Sections

Weather Forecast

Close
Advertisement

Local option sales tax provides $13.6 million for projects

Email Sign up for Breaking News Alerts
news Willmar, 56201
Willmar Minnesota 2208 Trott Ave. SW / P.O. Box 839 56201

WILLMAR — Willmar’s local option sales tax provided $13.6 million in revenue for city projects after state administrative costs were subtracted, according to a report by City Finance Director Steve Okins.

Advertisement
Advertisement

The report was presented this week to the City Council’s Finance Committee.

Sales tax collection began Jan. 1, 2006, and expired at the end of 2012. Revenue totaled $13.9 million. Minnesota Department of Revenue administrative fees subtracted approximately $300,000, leaving $13.6 million.

The seven-year sales tax was approved by voters Nov. 2, 2004. The referendum question authorized four projects:

- Expand and develop the industrial park at the old airport site.

- Biking and hiking trails.

- Connect the Civic Center and Blue Line ice arena.

- Buy approximately 60 acres of former Willmar Regional Treatment Center land for park purposes.

The projects were estimated at $8 million: $7 million for the industrial park; $400,000 for trails; $300,000 for the treatment center land; and $300,000 for the Civic Center/Blue Line connection.

The referendum question said the tax expires upon payment of all bonded indebtedness issued to finance the projects anticipated to be seven years from the date of implementation.

Rather than issue bonded indebtedness, projected in 2005 to cost $10,681,146 (principal and interest to retire $8 million in debt), the City Council paid cash for the projects.

From 2006 through 2013, the city spent $7.9 million as follows: $6.2 million on the industrial park; $600,000 on biking and hiking trails; and $1.1 million on the Civic Center/Blue Line connection. The state land was not purchased.

Spending for those projects left a balance of $5.7 million.

This year the city proposes spending the balance two ways: capital improvements and additional street improvements.

Budgeted capital improvements are:

- Civic Center (estimated cost of heating, ventilation and air conditioning): $1.07 million.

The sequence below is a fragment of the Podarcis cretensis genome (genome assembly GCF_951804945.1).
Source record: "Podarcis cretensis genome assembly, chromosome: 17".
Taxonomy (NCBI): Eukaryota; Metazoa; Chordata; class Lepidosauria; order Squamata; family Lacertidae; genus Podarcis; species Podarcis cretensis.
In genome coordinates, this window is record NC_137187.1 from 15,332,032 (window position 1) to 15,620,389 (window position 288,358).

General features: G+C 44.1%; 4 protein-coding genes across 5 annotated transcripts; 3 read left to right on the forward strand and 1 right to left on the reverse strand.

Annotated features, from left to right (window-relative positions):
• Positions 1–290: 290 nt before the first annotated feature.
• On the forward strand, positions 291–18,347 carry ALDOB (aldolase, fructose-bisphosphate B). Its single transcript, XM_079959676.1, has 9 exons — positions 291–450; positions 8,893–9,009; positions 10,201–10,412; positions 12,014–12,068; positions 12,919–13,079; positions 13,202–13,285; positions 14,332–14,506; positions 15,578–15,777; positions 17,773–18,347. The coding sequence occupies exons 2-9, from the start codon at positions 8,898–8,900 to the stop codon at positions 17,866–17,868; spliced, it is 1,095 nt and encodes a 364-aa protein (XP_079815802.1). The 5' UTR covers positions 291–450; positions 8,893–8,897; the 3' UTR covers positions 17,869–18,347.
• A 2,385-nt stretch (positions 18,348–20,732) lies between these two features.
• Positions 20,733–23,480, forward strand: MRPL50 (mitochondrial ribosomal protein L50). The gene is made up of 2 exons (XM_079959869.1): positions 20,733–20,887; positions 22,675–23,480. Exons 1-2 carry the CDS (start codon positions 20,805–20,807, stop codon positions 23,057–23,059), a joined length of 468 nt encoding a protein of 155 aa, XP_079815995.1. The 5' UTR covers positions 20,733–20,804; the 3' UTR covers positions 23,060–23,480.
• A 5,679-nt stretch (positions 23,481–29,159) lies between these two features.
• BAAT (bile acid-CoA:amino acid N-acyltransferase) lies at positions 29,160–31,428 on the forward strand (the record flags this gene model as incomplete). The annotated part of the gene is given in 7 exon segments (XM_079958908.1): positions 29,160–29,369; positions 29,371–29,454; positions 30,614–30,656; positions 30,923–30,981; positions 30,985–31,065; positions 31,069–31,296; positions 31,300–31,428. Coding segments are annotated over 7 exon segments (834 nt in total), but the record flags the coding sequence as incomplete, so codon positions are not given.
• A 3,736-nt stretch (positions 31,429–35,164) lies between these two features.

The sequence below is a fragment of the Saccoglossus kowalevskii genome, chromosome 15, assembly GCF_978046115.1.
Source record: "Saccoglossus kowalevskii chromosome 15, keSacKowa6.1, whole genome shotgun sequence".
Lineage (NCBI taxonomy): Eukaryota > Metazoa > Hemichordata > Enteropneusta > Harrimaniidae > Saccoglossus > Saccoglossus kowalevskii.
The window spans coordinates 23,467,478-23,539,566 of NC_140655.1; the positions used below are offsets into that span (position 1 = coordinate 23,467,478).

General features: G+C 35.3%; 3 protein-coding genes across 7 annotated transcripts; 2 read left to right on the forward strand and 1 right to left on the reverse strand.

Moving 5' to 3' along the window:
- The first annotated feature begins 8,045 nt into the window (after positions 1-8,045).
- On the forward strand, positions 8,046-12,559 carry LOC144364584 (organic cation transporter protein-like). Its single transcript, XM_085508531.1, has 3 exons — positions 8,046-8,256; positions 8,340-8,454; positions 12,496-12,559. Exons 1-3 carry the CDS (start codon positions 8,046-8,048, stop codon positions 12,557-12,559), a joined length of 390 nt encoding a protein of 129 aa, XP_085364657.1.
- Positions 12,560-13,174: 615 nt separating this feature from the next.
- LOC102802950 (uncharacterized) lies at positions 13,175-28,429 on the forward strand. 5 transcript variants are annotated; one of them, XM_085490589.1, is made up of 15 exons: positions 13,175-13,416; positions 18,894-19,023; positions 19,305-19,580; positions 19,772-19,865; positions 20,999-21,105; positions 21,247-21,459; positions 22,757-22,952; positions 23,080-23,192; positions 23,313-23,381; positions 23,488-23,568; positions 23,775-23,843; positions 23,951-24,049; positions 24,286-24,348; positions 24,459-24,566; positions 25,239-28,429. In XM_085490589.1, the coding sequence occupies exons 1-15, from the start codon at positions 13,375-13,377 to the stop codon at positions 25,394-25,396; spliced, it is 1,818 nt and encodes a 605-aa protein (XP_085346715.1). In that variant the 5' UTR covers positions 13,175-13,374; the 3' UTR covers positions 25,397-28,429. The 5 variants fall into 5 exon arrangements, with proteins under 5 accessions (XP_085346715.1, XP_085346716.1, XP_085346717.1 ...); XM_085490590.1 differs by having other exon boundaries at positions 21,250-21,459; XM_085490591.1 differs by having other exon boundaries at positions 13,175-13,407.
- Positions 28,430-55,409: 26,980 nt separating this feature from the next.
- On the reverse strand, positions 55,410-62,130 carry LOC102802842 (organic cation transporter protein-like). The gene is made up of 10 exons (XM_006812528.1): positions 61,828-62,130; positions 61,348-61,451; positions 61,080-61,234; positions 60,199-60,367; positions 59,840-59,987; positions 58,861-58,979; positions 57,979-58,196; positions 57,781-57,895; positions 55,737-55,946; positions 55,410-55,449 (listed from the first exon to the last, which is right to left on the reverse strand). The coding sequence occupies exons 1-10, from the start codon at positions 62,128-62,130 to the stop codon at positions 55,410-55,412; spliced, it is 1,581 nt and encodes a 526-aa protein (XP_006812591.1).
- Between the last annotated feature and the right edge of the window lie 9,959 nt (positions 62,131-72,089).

- Industrial park (additional streets and infrastructure development): $3.5 million.

- Bike paths: $35,000.

The additional street improvements are:

- Industrial park (Willmar Avenue Southwest): $271,900.

- Lighting for Willmar Avenue Southwest through industrial park: $58,190.

- Land valuation appraisals and easements for Lakeland Drive bike path: $70,000.

Committee Chairman Denis Anderson praised the report.

“To me this is a good summary,’’ he said.

An uncommitted balance of $700,000 remains to date after all projects are accounted. Okins recommended, and the committee voted to approve, the council re-appropriate the uncommitted balance back to the industrial development fund because industrial development/airport redevelopment was one of the authorized projects.

In an interview, Okins said the uncommitted balance could be used for anything.

“Technically, once the tax expired, the council could use any excess sales tax collected for anything they wanted to,’’ he said. “But the council at the time made the commitment that (the funds) should stay for the four projects.’’

In other business, the committee approved a motion supporting naming rights at the proposed Robbins Island Amphitheater. Naming rights for the privately-funded amphitheater were proposed to the committee by Bob Mathiasen, community fundraising chair.

The committee supported the naming rights, but stipulated that 50 percent of the project cost be had to be raised in cash prior to the start of construction.

Mathiasen proposed naming rights and dollar amounts for the amphitheater, stage, patio/dance floor, front row seating and two viewing rows.

Naming rights were also proposed in the categories of pillar, standing ovation, bravo, encore, applause and take-a-bow.

Also, the committee voted to renew the five-year lease of Baker Diamond-Taunton Stadium by Northwoods League Inc. and Willmar Baseball LLC (the Stingers), from Aug. 25, 2014, to Aug. 25, 2019. The rental rates total $150,120 plus playoff rentals if applicable.

The current five-year lease expires this year, said City Clerk-Treasurer Kevin Halliday.

The council will consider the recommendations next Monday night.

Here is how the city spent $7.9 million in local option sales tax revenue from 2006 through 2013 on the four authorized projects (list does not include funding for projects budgeted for 2014):

Industrial park redevelopment/airport: $6.2 million

Relocation of the airport

Extension of County Road 5

Western sewer collector

Willmar Avenue quiet zone and Fourth Avenue

Industrial land reclamation

Hiking and biking trails: $.6 million

Civic Center (First Street to Transportation Road)

Waterview Business Park (28th Avenue Southeast to 19th Avenue Southeast)

Fifth Street Southeast (19th Avenue Southeast to 630 feet south of Willmar Avenue Southeast)

County Road 5 (State Highway 40 to U.S. Highway 12)

Lakeland Drive (YMCA driveway to Olena Avenue Southeast)

North U.S. Highway 71 (13th Avenue Northeast to 23rd Street Northeast)

Willmar Avenue (22nd Street Southwest to 18th Street Southwest)

County Road 41 (15th Avenue Northwest to Eagles Landing)

County Road 41 (County Road 41 to the golf course)

Robbins Island (north part of the island to First Street Northeast/County Road 41)

Willmar Avenue (22nd Street Southwest to 515 feet west of 18th Street Southwest)

Orange Field trail head

60 acres Willmar Regional Treatment Center land $.0

Civic Center/Blue Line Arena connection $1.1 million

Advertisement
West Central Tribune (320) 235-6769 customer support
David Little covers the Willmar City Council, Willmar Municipal Utilities and other city news.
(320) 235-1150
Advertisement
Advertisement
randomness